Cynthia Cooper will present a half-day instructional course on the evaluation and treatment of chemotherapy-induced peripheral neuropathy at the ACRM Training Institute in Chicago on Sunday, 14 April.
Ms. Cooper has practiced hand therapy for 39 years and published chapters in numerous hand therapy and occupational therapy textbooks and journals. She is the editor of Fundamentals of Hand Therapy: Clinical Reasoning and Treatment Guidelines for Common Diagnoses of the Upper Extremity.
Q: What is the primary purpose of your course?
A: The primary purpose is to define and describe chemotherapy-induced peripheral neuropathy (CIPN), to explain its clinical presentation and implications to function and quality of life, and to present a program for evaluating and treating CIPN of the hands and feet. Strategies for prevention of CIPN will be included. This course will be interactive and attendees will participate in the gentle exercises and hands-on techniques that are demonstrated.
Q: What experience or research inspired you to pursue this topic?
A: I am an occupational therapist specialized in hand therapy. I have always been interested in sensation and sensory problems. I have treated a lot of people with CIPN and I feel that some of the sensory problems associated with CIPN are compounded by inactivity, poor posture, and subclinical edema. I recognized that the traditional rehabilitation for CIPN tends to focus on compensatory strategies rather than targeting the health of peripheral nerves or the neuromuscular system. I have extrapolated from evidence-based research in hand surgery and hand therapy to develop a program for CIPN that targets the sensorimotor system to promote peripheral nerve health through breathing, postural awareness, gentle pain-free motion, light pleasant manual therapy as appropriate, and sensory rehabilitation.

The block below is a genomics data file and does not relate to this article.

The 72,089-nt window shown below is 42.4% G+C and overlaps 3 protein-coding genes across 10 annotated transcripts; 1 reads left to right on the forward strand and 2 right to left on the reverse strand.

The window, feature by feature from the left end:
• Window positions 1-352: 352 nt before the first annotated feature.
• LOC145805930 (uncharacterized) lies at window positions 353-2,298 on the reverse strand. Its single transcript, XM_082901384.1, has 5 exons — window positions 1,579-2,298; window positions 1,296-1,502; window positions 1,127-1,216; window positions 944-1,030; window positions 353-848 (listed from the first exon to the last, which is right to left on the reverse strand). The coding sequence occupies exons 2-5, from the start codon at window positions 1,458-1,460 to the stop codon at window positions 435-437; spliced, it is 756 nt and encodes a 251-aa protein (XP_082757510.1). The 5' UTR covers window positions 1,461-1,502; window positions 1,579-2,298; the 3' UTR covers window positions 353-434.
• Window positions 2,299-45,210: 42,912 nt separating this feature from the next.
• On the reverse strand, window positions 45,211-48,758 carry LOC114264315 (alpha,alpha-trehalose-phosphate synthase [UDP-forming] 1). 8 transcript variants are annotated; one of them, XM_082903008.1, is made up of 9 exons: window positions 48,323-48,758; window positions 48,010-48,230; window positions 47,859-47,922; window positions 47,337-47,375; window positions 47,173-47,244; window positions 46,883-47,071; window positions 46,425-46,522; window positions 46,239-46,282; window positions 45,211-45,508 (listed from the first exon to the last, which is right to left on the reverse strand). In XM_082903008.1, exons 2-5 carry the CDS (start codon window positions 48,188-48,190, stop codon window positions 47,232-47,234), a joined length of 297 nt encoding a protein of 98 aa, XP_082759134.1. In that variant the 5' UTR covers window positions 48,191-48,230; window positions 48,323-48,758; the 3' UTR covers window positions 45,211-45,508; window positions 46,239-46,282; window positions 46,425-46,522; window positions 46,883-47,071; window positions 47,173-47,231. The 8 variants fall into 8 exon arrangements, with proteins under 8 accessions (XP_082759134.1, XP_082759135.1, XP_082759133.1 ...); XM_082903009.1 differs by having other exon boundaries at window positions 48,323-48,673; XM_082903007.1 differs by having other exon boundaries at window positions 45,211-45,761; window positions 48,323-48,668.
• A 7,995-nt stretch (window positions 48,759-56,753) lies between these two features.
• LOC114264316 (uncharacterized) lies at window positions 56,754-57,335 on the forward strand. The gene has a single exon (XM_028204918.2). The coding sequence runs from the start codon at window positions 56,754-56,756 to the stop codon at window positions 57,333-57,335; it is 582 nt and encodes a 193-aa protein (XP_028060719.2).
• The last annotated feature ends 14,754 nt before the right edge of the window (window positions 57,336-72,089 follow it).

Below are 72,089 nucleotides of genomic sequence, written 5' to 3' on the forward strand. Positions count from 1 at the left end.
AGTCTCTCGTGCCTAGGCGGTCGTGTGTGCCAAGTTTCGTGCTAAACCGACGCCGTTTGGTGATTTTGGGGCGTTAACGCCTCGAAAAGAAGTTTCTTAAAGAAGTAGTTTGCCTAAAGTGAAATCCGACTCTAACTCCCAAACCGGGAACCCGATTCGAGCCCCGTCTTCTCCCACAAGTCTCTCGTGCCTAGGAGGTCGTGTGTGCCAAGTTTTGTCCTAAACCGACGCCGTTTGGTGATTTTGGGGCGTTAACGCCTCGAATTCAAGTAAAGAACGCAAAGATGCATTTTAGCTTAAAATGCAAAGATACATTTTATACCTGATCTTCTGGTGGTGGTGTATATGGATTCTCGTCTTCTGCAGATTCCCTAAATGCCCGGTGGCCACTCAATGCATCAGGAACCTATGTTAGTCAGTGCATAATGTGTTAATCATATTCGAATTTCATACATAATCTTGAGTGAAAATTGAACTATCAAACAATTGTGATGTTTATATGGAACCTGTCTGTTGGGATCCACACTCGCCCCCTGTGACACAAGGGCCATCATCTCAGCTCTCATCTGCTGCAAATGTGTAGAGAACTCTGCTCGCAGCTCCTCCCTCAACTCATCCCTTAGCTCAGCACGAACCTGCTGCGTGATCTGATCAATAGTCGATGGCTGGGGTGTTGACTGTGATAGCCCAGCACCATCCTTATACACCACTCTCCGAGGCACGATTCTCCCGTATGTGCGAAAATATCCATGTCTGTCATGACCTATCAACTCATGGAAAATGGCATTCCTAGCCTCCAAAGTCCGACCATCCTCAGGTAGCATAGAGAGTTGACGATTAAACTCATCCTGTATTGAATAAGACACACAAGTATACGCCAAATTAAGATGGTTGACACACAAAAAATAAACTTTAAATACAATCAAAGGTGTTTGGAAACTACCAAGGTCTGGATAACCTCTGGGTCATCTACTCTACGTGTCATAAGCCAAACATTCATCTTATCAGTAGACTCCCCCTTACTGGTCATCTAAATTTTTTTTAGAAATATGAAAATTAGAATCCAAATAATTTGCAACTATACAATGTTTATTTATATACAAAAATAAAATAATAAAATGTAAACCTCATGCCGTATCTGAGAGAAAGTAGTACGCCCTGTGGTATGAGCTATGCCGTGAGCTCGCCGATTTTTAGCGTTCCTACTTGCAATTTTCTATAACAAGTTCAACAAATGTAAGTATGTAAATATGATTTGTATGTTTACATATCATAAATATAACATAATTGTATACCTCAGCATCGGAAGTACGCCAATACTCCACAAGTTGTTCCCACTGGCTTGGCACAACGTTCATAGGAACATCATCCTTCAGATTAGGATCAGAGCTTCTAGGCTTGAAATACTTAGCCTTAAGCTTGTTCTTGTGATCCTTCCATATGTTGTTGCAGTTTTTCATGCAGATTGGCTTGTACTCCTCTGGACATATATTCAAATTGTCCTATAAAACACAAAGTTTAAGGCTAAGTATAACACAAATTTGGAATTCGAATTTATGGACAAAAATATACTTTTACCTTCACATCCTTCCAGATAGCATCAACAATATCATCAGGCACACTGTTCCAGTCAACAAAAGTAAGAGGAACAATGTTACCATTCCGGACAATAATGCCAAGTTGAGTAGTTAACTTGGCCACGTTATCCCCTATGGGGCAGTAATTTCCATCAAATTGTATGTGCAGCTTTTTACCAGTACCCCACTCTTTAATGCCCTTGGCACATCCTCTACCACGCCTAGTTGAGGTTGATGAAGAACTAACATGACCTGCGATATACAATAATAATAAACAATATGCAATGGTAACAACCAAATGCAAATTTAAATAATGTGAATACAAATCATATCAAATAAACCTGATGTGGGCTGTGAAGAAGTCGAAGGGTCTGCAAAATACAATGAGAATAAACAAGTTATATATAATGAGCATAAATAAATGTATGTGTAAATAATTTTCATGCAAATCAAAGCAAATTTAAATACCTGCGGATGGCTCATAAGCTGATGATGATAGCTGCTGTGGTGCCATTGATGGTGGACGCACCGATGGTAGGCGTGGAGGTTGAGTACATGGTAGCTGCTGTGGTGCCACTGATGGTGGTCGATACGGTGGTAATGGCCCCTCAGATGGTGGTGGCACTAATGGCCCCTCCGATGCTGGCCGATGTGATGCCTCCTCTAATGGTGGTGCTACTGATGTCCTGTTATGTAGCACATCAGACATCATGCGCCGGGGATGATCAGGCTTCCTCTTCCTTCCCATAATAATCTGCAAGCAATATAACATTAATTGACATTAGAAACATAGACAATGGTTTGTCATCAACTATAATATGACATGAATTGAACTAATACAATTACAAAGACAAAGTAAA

Q: What new skills or knowledge should participants expect to bring back to their team/practice?
A: Attendees will return with an understanding of CIPN including:
- The chemotherapy drugs most associated with CIPN, the typical clinical presentation, the typical timeline of symptoms, and an appreciation of concepts of neuroplasticity as they relate to this intervention program
- Suggestions for evaluation of CIPN including specific sensory testing recommendations that are quick and informative techniques, screening of posture, joint mobility, musculotendinous tightness, and neural mobility
- Treatment recommendations including breathing, postural training, active range of motion, gentle pain-free tendon and nerve glides, edema management, light pleasant manual therapy techniques that can be taught to patients’ significant others, and sensory rehabilitation.